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Col Thomas Welsh's Official Reports

Reports of September 1862 on South Mountain and Antietam

T. Welsh
[author biography]

[ South Mountain ]

Near Sharpsburg, Md., September 18, 1862.

Assistant Adjutant-General

CAPTAIN: I have the honor to report that the brigade under my command, consisting of the Forty-fifth Regiment Pennsylvania Volunteers, Major J. I. Curtin commanding; One hundredth Regiment Pennsylvania Volunteers, Lieutenant-Colonel Leckey commanding, [46th New York, Lieutenant-Colonel Gerhardt; and 8th Michigan, Lieutenant-Colonel Graves, who were also in the brigade (ed.)] marched from camp east of Middletown early on Sunday morning, the 14th of September, 1862. Arriving in front of and within range of the enemy's guns, in position on the South Mountain, commanding the turnpike road leading to Hagerstown, I received orders to lead and attack the enemy's batteries on the right of the turnpike from Brigadier-General Willcox, commanding division. The One hundredth Pennsylvania, Lieutenant-Colonel Leckey, were then advanced as skirmishers along the road. The other troops of the brigade were ordered to the right, with the view to crossing the fields and ascending the mountain on the right of the battery to be attacked.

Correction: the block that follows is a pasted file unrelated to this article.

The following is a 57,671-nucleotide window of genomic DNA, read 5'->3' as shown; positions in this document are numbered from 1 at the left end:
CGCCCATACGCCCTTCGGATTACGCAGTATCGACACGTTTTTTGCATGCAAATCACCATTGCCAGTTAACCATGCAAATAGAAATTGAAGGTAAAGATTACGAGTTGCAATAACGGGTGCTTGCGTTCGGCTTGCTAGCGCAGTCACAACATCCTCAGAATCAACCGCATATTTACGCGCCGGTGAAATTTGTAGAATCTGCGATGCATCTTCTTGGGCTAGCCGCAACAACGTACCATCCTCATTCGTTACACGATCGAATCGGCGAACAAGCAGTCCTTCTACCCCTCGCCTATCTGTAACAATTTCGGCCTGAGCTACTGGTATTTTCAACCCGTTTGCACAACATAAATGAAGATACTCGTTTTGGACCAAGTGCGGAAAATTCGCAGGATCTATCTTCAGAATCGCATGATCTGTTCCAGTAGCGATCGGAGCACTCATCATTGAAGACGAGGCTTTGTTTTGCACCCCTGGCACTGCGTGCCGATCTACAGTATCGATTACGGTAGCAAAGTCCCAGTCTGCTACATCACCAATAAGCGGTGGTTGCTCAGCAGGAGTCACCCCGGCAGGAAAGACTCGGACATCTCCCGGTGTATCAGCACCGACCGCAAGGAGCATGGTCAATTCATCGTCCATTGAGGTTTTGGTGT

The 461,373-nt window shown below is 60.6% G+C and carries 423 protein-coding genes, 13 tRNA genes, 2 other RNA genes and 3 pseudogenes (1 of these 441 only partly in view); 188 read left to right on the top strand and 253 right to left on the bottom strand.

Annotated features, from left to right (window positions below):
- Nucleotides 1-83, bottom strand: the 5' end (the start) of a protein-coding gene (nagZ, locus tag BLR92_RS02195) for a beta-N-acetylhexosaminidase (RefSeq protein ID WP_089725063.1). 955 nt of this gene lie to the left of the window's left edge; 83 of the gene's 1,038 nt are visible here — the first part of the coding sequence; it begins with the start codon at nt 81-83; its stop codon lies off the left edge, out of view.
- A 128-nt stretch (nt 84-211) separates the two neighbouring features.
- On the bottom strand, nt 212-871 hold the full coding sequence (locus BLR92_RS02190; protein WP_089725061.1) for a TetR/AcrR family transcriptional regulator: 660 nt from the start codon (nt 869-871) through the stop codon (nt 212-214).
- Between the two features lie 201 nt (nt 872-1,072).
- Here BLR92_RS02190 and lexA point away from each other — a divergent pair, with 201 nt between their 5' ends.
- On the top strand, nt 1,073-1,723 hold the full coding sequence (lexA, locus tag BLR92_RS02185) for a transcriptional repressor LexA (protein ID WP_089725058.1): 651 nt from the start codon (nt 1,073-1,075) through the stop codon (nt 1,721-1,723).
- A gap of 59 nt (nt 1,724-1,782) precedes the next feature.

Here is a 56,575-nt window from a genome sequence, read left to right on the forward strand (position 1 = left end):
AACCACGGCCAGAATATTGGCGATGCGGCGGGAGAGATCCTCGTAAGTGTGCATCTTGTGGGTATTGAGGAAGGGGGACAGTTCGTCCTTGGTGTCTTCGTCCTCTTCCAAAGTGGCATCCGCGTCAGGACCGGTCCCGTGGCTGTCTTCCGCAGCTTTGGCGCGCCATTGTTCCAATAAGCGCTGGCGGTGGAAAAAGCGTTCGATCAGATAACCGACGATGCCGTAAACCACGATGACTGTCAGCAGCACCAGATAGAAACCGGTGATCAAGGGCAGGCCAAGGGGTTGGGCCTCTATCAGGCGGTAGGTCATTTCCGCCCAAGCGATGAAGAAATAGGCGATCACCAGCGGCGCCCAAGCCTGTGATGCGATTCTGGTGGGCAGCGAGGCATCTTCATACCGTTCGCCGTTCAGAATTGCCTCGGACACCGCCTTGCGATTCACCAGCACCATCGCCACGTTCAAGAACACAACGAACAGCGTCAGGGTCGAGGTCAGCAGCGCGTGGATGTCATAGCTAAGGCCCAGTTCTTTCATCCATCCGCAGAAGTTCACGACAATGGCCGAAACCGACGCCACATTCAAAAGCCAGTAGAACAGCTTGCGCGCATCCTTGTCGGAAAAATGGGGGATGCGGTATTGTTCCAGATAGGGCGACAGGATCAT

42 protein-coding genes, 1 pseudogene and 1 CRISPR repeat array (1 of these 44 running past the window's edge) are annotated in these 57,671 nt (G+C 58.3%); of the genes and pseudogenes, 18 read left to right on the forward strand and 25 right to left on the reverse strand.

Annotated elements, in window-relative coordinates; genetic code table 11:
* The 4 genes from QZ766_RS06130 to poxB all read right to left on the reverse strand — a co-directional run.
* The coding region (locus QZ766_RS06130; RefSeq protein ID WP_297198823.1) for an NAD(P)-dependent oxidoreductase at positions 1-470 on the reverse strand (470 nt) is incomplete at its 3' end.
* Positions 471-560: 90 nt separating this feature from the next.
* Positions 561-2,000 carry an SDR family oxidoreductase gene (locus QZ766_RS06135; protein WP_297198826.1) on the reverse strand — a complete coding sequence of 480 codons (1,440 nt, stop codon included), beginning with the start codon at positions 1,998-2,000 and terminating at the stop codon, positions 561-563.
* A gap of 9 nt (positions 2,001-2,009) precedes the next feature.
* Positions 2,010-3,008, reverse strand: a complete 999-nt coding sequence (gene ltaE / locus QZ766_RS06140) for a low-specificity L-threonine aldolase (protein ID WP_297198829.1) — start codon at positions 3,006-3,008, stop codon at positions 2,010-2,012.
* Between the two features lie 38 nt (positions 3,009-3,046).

After having advanced a short distance, an order was received recalling my command and directing me to follow Christ's brigade to the support of General Cox's division, then being engaged with the enemy a considerable distance to the left of the turnpike, near the Sharpsburg road. Leaving orders for the One hundredth to be recalled, I hurried forward with my two regiments along the Sharpsburg road, running nearly parallel with and about 1,000 yards distant from the turnpike.

Arrived at the foot of the mountain, I placed my troops in position on the left of Christ's brigade, the right of the Forty-fifth Pennsylvania resting on the road and the left of the Forty-sixth New York Regiment extending toward the command of General Cox. I then caused two companies of the Forty-fifth Pennsylvania Regiment Volunteers to be moved forward to the top of the hill as skirmishers, who soon discovered the enemy's infantry in great force and his artillery completely commanding and shelling the woods. Heavy masses of infantry, covered by trees and stone fences, supported the artillery.

At -- p. m. we received an order form General Willcox to advance and silence the battery on the road at all hazards. At this time the firing between the skirmishers and the enemy becoming very rapid, I immediately put the Forty-fifth Pennsylvania Regiment in motion at double-quick up the hill. Arriving in the crest, it encountered the enemy, also advancing. The battle became very fierce at this juncture. The Seventeenth Michigan Volunteers, of Colonel Christ's brigade, and also a part of Willcox's division, advancing on our right, also became hotly engaged, and took the rebels in flank. The Forty-sixth New York moved on the left of the Forty-fifth Pennsylvania Volunteers, connecting with the troops of General Cox's command. The One hundredth Pennsylvania were held in reserve, and followed up in support of our front.